Everyone an Innovator: Should We Even Want That, and How To Do It?

Expert: Ricardo dos SantosCurator: Andy Cars

Ricardo dos Santos is the creator of Collective Entrepreneurship, a practice combining crowdsourcing with the power of self-forming teams to discover, network & accelerate breakthrough ideas.

01 // What are examples of employee innovation programs?

02 // Is innovation everyone’s job?

03 // How does this idea that innovation is everyone’s job play out in the different types of innovation?

// Summary

While most now know that innovation isn’t simply about brainstorming and beanbags, big corporations and startups still struggle to understand the structural changes necessary for fostering creativity.

Even as some companies hire Chief Innovation Officers and create dedicated innovation teams to crack the code, Ricardo dos Santos believes that a democratic, distributed approach works best.

He sat down with Andy Cars to explore the idea of hiring for innovation, tracing an idea’s trajectory and embedding opportunities for new ideas within your company’s structure and hierarchy.

Open up the innovation job pool

Innovation shouldn’t be everyone’s job, says Ricardo, it shouldn’t be yet another criteria on performance reviews or abstract requirement on a job description. Innovation should be everyone’s opportunity. As a starting point, every company should assume that there’s a wealth of untapped potential within their existing team. The challenge: to invite and leverage innovative ideas with that in mind.

Shift from i to I

Companies benefit most from having many minds and backgrounds thinking creatively, says Ricardo. Rather than “small i” improvements or insights that can be easily framed and assigned to a specific person or department, “big I” innovation lets companies look for entirely new ideas, verticals or products that could stem from any corner of the organization.

Attracting those ideas requires a shift away from a traditional R&D model, where people are brought in to work on specific projects or innovation sprints. Instead, the entrepreneurial model encourages anyone who shows up with ideas and the willingness to work to experiment and take the lead.

Follow the idea’s journey

Beyond inviting everyone to the innovation table, Ricardo believes it’s essential for a company’s structure to create opportunities for employees to develop new projects part-time or seek out contextual, tailored training in practices like prototyping, experimentation, research and feedback analysis. To evaluate whether your current structure encourages new ideas ask:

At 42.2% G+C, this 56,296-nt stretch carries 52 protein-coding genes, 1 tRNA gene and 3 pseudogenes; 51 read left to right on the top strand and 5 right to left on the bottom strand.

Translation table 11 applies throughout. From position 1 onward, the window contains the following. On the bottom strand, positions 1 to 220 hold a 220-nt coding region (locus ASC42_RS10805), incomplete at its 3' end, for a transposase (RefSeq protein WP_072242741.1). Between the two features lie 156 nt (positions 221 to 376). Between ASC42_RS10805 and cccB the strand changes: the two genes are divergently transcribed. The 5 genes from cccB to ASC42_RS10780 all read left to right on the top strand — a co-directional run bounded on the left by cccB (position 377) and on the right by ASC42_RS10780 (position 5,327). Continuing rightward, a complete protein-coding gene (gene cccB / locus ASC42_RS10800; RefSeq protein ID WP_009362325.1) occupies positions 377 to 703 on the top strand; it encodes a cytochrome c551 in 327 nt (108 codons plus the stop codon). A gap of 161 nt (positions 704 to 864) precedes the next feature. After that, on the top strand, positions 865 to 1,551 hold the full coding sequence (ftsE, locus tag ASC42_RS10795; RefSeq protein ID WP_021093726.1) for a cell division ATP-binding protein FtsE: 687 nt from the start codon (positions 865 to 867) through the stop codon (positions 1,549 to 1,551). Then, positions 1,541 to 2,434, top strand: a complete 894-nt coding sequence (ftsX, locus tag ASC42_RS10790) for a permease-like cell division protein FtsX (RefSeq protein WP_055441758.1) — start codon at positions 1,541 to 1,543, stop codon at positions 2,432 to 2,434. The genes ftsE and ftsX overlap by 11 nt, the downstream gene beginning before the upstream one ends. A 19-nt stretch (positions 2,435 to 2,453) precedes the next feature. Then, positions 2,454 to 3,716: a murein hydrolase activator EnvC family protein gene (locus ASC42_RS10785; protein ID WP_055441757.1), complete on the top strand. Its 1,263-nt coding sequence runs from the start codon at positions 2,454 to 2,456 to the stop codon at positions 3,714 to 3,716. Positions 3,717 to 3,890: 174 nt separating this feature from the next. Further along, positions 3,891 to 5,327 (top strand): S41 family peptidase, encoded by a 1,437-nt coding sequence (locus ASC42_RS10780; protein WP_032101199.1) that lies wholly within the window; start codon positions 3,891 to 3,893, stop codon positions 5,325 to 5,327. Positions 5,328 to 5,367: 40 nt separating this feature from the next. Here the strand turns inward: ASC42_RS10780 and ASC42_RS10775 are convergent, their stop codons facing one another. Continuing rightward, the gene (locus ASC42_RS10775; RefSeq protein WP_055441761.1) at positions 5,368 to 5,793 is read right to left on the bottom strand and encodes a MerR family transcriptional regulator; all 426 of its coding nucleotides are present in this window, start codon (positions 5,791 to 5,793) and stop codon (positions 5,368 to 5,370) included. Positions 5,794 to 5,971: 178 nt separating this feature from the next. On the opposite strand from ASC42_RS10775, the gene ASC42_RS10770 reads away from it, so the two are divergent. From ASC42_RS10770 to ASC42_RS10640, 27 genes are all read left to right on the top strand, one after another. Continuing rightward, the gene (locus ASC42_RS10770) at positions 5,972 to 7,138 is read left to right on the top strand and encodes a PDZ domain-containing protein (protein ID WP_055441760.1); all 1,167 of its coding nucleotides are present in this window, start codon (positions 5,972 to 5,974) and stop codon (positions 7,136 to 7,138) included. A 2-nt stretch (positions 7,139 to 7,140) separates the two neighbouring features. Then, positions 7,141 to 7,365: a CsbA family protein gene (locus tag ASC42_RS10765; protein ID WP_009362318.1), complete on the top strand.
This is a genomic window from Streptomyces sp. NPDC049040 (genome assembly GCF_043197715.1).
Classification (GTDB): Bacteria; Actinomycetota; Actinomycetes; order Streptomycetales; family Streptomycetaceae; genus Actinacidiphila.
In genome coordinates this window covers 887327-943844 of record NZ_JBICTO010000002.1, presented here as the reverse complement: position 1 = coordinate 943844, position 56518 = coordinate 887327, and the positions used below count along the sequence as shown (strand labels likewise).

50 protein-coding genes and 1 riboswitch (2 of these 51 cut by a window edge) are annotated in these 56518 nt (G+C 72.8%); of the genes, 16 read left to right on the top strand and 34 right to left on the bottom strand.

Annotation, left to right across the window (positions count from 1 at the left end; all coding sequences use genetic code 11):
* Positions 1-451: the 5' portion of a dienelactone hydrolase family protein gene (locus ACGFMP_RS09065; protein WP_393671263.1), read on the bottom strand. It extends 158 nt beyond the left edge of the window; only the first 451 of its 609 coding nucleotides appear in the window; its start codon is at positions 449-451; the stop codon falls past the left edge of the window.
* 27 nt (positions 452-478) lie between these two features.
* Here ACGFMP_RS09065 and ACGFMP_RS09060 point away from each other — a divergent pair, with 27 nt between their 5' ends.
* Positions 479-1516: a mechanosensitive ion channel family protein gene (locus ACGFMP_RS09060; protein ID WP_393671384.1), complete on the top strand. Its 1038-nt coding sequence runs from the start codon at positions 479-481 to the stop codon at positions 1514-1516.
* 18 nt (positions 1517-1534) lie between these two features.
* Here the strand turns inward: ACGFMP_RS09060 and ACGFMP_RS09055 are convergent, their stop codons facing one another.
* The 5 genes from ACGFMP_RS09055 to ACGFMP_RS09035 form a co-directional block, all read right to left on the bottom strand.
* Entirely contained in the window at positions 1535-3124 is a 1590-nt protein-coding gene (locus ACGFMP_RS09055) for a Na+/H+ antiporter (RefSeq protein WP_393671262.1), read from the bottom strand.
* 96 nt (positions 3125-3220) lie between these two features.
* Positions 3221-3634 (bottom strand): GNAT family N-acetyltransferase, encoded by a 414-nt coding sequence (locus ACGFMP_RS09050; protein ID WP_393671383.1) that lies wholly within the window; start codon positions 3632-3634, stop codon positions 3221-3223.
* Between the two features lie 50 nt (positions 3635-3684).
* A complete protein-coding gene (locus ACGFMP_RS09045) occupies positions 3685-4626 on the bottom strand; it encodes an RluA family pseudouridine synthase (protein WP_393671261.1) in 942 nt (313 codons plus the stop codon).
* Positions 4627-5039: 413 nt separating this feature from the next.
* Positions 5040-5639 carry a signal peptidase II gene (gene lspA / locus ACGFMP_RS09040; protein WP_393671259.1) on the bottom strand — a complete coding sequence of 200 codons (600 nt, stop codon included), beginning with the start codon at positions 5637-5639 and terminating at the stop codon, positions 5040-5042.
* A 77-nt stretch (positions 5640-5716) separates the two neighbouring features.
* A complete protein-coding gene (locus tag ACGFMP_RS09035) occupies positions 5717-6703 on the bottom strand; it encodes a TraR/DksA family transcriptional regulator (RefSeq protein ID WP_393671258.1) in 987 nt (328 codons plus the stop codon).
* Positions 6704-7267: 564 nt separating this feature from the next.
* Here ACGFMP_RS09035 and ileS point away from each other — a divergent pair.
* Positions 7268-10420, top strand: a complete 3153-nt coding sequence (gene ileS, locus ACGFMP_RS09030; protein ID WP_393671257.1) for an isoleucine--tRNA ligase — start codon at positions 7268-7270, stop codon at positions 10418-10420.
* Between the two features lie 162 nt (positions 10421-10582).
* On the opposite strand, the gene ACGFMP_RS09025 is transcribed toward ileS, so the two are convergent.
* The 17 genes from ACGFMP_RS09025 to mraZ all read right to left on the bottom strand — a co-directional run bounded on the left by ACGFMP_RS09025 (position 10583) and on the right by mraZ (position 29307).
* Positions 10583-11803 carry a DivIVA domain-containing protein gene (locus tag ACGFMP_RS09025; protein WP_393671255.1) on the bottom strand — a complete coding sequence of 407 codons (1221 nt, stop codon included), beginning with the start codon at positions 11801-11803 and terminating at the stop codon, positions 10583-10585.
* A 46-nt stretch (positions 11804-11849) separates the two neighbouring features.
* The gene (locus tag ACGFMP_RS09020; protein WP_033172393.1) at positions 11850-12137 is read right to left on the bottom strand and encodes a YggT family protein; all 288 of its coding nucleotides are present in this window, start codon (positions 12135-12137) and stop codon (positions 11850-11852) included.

• How would an idea make it through this company?
  • Would your employees know who to pitch?
  • Would they be able to reach out to other departments to test and experiment?
  • Would they need to go through several hierarchical layers of approval before exploring the potential of their idea?
  • Could they count on getting the time, trust and resources to follow through?

Distributed innovation

Ricardo recognizes that one of the problems in terms of creating opportunities is that companies are still siloed off. To break through the siloes, people need to be connected by an “entrepreneurial fabric” that allows for a more distributed process in exploring, approving and financing new ideas. This, for example, may mean allocating smaller R&D “seed funds” within the company.

That way more people will regularly have conversations with somebody they know who is accessible, who has agency to get things moving and who might be better at recognizing the behaviour of internal innovators and leaders.

“Creativity is sort of an innate human right, and no one has the authority to take that away. If we wish to act out on our creative impulses, at worst a company should get out of the way, and at best it should help… You can’t say that innovation is distracting to anyone.”